Ribosomes are a key part of all living organisms, as they translate the information in genes to produce proteins. Dr Venki Ramakrishnan made seminal breakthroughs in determining the structure of the ribosome, winning the Nobel Prize in Chemistry in 2009 along with two other scientists for his work.
His laboratory first uncovered the structure of the ribosome’s small subunit, which recognises the genetic code and allows it to be translated accurately. Several years later, it established the detailed structure of the entire ribosome complexed with the messenger ribonucleic acid (mRNA) genetic template and transfer RNAs that bring in proteins’ amino acid building blocks.
Subsequently, it ascertained the structure of the ribosome in different states of its function, enabling scientists to understand how it works. Dr Ramakrishnan also showed how different antibiotics bind to the ribosome, giving pharmaceutical companies the ability to design better ones to fight diseases.
The Nobel Prize committee said of the work: “The understanding of the ribosome’s structure and function is of great and immediate use to humanity. The discoveries are important both for the understanding of how life’s core processes function, and in order to save lives.”
His team at the Medical Research Council Laboratory of Molecular Biology, where he is a Group Leader, is currently studying how the ribosome translates genetic information into proteins in eukaryotes and mitochondria, and how some viral sequences disrupt the process.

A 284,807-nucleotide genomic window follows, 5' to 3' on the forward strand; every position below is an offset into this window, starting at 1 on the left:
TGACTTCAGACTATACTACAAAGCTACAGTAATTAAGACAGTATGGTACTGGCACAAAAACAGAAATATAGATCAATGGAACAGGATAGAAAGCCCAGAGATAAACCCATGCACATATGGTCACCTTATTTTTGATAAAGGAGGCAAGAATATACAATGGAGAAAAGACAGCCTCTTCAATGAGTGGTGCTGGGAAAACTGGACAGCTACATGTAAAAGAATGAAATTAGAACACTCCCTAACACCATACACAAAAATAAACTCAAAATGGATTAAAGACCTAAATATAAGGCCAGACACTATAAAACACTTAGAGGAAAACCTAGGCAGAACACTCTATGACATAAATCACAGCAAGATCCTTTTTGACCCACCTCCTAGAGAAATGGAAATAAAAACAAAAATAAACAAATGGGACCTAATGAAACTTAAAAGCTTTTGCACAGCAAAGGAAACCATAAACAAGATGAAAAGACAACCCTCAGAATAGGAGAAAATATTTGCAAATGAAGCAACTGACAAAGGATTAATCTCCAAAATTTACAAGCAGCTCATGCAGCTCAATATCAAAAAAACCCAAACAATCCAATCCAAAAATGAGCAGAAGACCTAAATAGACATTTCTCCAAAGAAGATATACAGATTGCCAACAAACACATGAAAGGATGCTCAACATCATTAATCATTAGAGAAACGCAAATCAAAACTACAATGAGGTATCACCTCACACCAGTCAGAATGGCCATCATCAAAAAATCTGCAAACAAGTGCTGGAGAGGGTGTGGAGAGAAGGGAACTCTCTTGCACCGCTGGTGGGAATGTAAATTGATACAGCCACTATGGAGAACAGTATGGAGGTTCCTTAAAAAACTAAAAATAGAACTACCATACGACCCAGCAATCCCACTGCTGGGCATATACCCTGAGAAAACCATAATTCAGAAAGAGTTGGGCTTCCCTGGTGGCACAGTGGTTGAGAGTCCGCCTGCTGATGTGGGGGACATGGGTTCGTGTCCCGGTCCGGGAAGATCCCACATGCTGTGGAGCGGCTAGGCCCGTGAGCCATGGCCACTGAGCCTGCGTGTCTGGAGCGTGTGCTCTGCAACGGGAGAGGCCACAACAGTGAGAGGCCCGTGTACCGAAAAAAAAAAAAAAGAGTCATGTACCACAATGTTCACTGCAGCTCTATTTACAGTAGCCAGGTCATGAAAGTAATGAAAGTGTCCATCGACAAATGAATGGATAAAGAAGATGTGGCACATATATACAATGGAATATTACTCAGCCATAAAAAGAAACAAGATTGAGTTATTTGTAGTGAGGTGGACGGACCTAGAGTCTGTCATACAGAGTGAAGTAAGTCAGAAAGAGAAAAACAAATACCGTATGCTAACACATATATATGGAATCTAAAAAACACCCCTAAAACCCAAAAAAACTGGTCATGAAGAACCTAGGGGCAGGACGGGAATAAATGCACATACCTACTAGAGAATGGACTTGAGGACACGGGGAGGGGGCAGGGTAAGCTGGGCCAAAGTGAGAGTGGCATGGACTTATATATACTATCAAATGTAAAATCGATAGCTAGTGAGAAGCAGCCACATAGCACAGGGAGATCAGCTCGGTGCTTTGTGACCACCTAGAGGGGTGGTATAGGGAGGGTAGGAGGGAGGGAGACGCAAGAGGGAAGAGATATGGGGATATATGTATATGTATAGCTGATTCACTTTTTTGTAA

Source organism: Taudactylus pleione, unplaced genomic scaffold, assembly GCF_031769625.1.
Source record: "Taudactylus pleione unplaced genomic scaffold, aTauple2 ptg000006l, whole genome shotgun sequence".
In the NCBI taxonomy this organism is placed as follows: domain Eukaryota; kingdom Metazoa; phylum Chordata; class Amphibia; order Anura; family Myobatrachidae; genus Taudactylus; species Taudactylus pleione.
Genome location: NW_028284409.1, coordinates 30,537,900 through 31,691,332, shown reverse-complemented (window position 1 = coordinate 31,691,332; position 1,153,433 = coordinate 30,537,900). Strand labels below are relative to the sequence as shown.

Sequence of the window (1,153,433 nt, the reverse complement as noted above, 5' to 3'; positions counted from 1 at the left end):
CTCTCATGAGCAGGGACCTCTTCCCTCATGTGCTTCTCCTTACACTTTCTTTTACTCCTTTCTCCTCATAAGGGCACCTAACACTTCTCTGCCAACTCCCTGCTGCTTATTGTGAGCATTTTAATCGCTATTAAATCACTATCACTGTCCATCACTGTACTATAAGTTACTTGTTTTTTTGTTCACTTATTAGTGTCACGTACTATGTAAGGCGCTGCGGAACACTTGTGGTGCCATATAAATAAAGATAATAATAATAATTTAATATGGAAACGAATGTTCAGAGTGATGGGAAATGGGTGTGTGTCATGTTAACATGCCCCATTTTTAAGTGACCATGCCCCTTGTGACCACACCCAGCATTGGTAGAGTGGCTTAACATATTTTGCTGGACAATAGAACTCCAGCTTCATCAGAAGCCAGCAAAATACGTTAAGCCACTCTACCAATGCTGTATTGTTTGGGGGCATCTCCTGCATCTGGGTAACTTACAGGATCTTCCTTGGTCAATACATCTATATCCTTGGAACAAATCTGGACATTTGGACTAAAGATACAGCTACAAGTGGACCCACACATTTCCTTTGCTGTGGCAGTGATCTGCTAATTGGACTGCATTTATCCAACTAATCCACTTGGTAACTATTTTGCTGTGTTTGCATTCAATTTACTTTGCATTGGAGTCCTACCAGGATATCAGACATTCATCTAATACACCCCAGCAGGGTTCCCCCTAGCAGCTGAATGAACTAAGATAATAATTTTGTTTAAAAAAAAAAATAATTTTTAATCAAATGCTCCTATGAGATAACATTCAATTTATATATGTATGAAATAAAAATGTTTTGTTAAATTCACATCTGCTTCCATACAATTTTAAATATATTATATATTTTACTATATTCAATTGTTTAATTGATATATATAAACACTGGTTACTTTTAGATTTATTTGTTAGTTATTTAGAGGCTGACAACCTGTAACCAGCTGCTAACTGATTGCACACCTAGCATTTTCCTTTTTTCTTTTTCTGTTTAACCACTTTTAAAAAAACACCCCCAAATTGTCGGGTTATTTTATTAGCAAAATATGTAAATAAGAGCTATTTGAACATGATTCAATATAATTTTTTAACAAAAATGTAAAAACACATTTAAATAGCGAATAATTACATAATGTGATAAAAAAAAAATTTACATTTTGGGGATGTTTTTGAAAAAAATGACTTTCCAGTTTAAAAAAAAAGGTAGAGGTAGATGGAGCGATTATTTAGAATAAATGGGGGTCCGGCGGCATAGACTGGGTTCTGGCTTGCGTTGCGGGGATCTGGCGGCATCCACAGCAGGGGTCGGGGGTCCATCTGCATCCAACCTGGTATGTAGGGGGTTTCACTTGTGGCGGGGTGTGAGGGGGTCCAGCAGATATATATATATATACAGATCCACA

Eukaryotes are cells and organisms with a clearly defined nucleus, such as human cells. Mitochondria are organelles in our cells involved in energy production, and carry their own small genome for which they have their own ribosomes.
Dr Ramakrishnan also completed a five-year term as President of the Royal Society in 2020, leading efforts to help British scientists remain in European science programmes after Brexit, giving advice to the British government to stop the spread of the Covid-19 coronavirus, and promoting science. He is also writing a book on the cultural, biological and sociological aspects of ageing and death, which will be published in 2023.
He was knighted in the United Kingdom in 2012, and his awards include the 2010 Padma Vibhushan, India’s second-highest civilian honour, 2012 Sir Hans Kreb Medal and 2014 XLVI Jiménez-Díaz Prize.
Nobel Prize in Chemistry